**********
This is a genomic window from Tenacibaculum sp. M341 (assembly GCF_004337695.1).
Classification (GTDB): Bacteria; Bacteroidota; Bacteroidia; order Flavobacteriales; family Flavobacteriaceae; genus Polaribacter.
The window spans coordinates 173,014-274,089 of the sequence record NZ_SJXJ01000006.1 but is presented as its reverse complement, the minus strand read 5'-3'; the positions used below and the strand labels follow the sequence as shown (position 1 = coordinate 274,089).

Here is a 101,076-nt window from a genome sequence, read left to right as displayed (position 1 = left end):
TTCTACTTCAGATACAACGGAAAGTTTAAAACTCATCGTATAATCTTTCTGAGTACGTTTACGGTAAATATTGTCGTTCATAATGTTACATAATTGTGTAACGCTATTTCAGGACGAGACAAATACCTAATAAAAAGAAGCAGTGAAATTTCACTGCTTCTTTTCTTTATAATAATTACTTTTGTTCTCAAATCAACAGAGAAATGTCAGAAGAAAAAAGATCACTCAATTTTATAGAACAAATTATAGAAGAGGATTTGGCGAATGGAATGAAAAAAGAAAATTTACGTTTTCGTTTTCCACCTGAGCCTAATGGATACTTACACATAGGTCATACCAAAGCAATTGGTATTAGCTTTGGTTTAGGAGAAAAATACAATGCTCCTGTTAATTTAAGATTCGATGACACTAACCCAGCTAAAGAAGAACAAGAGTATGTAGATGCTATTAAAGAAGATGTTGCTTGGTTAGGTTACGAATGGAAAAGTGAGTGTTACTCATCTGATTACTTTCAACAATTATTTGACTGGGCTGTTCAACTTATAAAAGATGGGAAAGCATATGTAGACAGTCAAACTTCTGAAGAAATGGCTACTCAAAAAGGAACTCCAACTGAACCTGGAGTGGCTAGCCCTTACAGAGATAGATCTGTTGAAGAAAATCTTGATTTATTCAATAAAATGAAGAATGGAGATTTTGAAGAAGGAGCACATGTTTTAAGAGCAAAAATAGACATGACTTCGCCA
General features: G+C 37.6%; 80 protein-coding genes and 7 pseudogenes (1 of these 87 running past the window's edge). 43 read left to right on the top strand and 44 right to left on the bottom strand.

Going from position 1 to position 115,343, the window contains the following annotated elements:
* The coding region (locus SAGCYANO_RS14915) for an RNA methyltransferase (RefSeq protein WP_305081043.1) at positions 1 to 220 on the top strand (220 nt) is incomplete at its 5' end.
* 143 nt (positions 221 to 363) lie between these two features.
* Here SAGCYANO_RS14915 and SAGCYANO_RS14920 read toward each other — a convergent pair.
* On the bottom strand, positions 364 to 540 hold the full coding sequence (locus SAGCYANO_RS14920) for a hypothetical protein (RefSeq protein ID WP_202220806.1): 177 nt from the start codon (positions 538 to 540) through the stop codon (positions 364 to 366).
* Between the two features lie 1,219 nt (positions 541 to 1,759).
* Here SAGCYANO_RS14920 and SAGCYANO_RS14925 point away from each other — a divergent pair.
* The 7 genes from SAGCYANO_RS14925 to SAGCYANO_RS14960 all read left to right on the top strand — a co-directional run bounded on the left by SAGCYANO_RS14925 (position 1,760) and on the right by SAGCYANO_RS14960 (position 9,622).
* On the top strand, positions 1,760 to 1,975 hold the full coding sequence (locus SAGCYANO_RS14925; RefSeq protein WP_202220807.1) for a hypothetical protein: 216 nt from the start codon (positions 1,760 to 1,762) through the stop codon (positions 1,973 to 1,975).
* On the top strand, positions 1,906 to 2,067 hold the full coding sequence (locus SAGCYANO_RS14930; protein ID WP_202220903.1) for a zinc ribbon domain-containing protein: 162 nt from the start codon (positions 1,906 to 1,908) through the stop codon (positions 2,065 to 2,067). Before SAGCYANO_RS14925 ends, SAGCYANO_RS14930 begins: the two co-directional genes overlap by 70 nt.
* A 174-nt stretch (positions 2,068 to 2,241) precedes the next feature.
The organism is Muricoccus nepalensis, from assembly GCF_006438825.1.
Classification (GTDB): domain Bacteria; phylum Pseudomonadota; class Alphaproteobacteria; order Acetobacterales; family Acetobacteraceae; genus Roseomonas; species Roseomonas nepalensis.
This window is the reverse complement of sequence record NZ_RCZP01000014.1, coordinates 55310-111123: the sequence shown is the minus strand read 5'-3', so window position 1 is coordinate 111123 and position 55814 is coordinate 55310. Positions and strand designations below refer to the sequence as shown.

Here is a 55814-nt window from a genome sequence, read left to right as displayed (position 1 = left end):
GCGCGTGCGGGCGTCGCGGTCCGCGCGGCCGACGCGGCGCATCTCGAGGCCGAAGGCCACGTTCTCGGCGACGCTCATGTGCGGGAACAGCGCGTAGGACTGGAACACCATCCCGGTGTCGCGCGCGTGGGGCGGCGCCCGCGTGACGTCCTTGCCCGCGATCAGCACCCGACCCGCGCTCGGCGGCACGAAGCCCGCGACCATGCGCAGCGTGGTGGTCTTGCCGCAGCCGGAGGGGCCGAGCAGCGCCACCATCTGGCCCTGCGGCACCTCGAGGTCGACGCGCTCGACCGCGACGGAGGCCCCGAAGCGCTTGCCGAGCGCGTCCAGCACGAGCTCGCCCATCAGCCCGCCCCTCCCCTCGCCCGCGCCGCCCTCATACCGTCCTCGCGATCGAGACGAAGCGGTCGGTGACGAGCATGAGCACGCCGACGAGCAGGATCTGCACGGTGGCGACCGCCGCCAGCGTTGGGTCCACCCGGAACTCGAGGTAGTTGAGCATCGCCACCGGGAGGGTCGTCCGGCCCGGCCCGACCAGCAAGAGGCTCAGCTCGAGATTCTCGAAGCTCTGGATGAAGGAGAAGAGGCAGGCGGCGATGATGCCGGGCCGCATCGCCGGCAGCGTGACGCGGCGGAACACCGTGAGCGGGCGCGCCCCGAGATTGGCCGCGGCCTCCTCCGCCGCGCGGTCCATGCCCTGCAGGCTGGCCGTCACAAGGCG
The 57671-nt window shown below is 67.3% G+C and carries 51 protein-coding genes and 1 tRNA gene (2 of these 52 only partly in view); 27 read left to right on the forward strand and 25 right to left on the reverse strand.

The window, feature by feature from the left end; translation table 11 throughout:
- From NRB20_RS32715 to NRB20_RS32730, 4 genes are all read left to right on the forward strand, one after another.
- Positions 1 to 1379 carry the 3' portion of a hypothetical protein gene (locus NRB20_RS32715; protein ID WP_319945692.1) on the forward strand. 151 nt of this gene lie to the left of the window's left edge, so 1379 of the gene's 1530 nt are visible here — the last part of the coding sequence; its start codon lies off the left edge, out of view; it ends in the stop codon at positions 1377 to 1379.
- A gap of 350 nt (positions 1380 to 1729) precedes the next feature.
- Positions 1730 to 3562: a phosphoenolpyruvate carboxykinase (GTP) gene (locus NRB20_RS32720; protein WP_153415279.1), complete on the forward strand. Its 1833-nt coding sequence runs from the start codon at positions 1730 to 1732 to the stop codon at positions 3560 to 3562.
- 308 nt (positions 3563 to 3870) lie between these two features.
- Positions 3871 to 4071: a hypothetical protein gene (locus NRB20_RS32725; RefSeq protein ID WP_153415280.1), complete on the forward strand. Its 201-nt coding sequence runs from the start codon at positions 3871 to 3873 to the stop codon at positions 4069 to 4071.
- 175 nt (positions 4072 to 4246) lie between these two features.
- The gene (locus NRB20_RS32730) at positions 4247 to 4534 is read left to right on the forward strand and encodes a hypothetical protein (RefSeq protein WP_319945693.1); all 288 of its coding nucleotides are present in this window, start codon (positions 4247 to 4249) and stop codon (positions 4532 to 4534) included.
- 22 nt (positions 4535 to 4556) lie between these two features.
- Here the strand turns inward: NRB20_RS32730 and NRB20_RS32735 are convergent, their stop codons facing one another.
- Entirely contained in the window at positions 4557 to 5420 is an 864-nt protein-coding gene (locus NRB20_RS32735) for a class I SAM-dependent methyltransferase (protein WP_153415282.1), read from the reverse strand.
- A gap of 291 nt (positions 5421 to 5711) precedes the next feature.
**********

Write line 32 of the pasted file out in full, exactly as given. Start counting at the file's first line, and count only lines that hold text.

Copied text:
- The gene (locus NRB20_RS32730) at positions 4247 to 4534 is read left to right on the forward strand and encodes a hypothetical protein (RefSeq protein WP_319945693.1); all 288 of its coding nucleotides are present in this window, start codon (positions 4247 to 4249) and stop codon (positions 4532 to 4534) included.